Tuesday, December 7, 2010

Talking To Your Children About The Scary Stuff

Babar is riding happily on his mother's back when...
My son has been extremely interested in death and dying for some time now. At almost 4-years old, I know it's developmentally appropriate, but it's still a little disconcerting at times. I know exactly where it started. It began innocently enough with a copy of one of my favorite childhood books: The Story Of Babar. Oh, it starts out just fine, but by about page three, we encounter a "wicked hunter" who shoots Babar's mother dead. Well, now I had opened Pandora's box. "What is wicked?" "Why did he shoot her?" "Why is Babar scared?"

Shortly after this, we went to the California Science Center which was not only hosting a mummy exhibit (thus, requiring an approximate explanation of what a mummy is) but also has a rot room in which one can "examine maggots feasting on a dead organism" among other things. Well, this really was the jackpot. Our son was fascinated by the machine which, when you turn the handle, shows a time lapse video of a fluffy bunny decomposing and being consumed by maggots. Truly repulsive to me, but an endless source of questions for him. It does also show strawberries going from fresh to rotten, but a dead bunny is waaaay more interesting.

My sweet and thoughtful boy asks the deep questions
We haven't really gotten to the fear stage yet. He's not worried about me dying or Daddy dying; even with Daddy's recent hospital stay. What's interesting, though, is that when he asks if mommy will die and I say, "Yes, but not for a really, really, really long time", he is quiet and then thoughtfully says, "But, will I die, too?". I answer in the same way and he gets very upset. I ask why and wails, generally saying something like, "but when I am dead I won't have my house or my bed or my food!".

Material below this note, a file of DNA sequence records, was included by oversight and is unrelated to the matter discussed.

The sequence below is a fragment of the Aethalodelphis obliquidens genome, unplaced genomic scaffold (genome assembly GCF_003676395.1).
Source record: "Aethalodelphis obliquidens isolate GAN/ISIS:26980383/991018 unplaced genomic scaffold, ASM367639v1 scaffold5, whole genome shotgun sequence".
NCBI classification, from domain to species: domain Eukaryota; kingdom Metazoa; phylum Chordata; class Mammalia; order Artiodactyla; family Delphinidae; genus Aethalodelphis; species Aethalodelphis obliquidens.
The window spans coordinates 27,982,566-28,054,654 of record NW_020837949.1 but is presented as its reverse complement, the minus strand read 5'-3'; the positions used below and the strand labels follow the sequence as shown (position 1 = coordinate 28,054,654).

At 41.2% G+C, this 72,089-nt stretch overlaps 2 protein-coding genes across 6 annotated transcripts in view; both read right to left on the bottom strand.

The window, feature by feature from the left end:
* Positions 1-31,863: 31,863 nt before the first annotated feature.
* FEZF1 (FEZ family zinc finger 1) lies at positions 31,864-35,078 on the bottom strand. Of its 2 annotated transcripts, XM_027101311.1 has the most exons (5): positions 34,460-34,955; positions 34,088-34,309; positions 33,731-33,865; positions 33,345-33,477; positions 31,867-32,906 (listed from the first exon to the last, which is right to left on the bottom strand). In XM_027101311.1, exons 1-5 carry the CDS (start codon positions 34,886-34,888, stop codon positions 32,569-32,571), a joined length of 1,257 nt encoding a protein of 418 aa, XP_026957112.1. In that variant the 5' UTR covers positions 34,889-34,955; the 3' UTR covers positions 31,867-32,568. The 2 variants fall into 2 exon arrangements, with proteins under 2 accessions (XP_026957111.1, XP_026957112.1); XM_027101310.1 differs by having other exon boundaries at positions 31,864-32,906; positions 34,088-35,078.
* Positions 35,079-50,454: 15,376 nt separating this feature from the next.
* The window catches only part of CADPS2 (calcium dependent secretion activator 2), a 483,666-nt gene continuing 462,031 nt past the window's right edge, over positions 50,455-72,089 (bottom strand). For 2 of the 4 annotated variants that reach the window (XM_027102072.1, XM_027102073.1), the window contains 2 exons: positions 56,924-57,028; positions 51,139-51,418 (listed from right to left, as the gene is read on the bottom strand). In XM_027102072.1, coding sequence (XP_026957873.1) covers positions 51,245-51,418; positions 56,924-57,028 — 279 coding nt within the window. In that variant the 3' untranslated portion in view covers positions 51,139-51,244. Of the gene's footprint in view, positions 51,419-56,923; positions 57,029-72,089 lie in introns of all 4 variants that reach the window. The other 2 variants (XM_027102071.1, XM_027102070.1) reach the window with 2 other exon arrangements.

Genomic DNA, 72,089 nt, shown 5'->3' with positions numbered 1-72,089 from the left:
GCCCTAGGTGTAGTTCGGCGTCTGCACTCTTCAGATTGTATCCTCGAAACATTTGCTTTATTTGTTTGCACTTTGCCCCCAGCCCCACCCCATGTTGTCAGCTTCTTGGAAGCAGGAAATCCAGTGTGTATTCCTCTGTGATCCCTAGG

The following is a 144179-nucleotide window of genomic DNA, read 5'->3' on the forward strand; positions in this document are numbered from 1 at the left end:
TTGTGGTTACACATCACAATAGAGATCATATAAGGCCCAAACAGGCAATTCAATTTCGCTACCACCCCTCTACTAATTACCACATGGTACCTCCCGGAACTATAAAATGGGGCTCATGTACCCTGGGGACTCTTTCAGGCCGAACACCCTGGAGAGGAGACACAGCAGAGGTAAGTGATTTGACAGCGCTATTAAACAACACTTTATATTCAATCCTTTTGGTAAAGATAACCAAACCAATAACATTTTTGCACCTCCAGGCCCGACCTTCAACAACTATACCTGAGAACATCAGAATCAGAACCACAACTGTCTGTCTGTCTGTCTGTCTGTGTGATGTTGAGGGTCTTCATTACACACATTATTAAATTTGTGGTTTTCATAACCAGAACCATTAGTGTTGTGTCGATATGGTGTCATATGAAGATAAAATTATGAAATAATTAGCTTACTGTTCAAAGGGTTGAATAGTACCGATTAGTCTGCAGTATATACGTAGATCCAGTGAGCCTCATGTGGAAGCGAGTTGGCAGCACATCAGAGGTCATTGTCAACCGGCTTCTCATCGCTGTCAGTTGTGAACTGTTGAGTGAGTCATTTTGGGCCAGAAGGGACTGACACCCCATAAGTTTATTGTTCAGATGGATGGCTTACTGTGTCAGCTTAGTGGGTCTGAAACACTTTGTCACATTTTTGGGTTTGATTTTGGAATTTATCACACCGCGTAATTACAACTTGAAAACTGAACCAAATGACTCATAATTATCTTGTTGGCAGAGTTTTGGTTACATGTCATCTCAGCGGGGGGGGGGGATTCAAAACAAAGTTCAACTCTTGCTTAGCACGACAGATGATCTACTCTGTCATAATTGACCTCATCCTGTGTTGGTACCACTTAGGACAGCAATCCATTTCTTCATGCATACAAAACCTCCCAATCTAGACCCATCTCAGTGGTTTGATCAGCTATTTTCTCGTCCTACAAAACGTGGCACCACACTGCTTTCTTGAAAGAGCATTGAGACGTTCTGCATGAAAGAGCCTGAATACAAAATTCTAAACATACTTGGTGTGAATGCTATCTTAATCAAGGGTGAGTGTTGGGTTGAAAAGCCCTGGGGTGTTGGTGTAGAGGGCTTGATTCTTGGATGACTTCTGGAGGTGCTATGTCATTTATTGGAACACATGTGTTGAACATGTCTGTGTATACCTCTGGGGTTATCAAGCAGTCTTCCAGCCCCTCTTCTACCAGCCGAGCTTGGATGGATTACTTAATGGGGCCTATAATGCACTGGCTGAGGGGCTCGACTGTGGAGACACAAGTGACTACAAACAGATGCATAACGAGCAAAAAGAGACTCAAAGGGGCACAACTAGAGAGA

I know that with young children the best way to deal with "big" issues, like death and dying, is to give them straightforward information but not to give them too much. As this excellent BabyCenter.com article suggests,
Young children can't handle too much information at once. At this age, it's most helpful to explain death in terms of physical functions that have ceased, rather than launching into a complicated discussion of a particular illness: "Now that Uncle John has died, his body has stopped working. He can't walk or run, or eat or sleep or see anymore, and he doesn't feel any pain."
So we try to be quite honest with our children when they ask questions, but, as Betsy Brown Braun says, we use "the drip method" of providing information. We give them a little and wait to see if they ask questions. Then we give a little more information and wait to see how they process it. For example, when my husband had his heart attack last week, I waited a day to see how long he would be away from home and then asked my sister-in-law who is a therapist specializing grief counseling, how to proceed. She said the worst thing to do is to lie to children or to use euphemisms. You never want to say to a child "Grandma went to sleep" if she actually died. All that will do is make your child scared of going to sleep. Give your children information in terms they can understand and allow them to ask as many questions as they have. In our case, I simply said Daddy was sick, he went to the hospital because he had a boo boo on his heart. When they asked what kind of boo boo, I gave them the simplest explanation of what a blood clot is that I could come up with and said that it made the blood stop getting to daddy's heart like a plug in a drain. A few more questions about blood clots and that seemed to do the trick.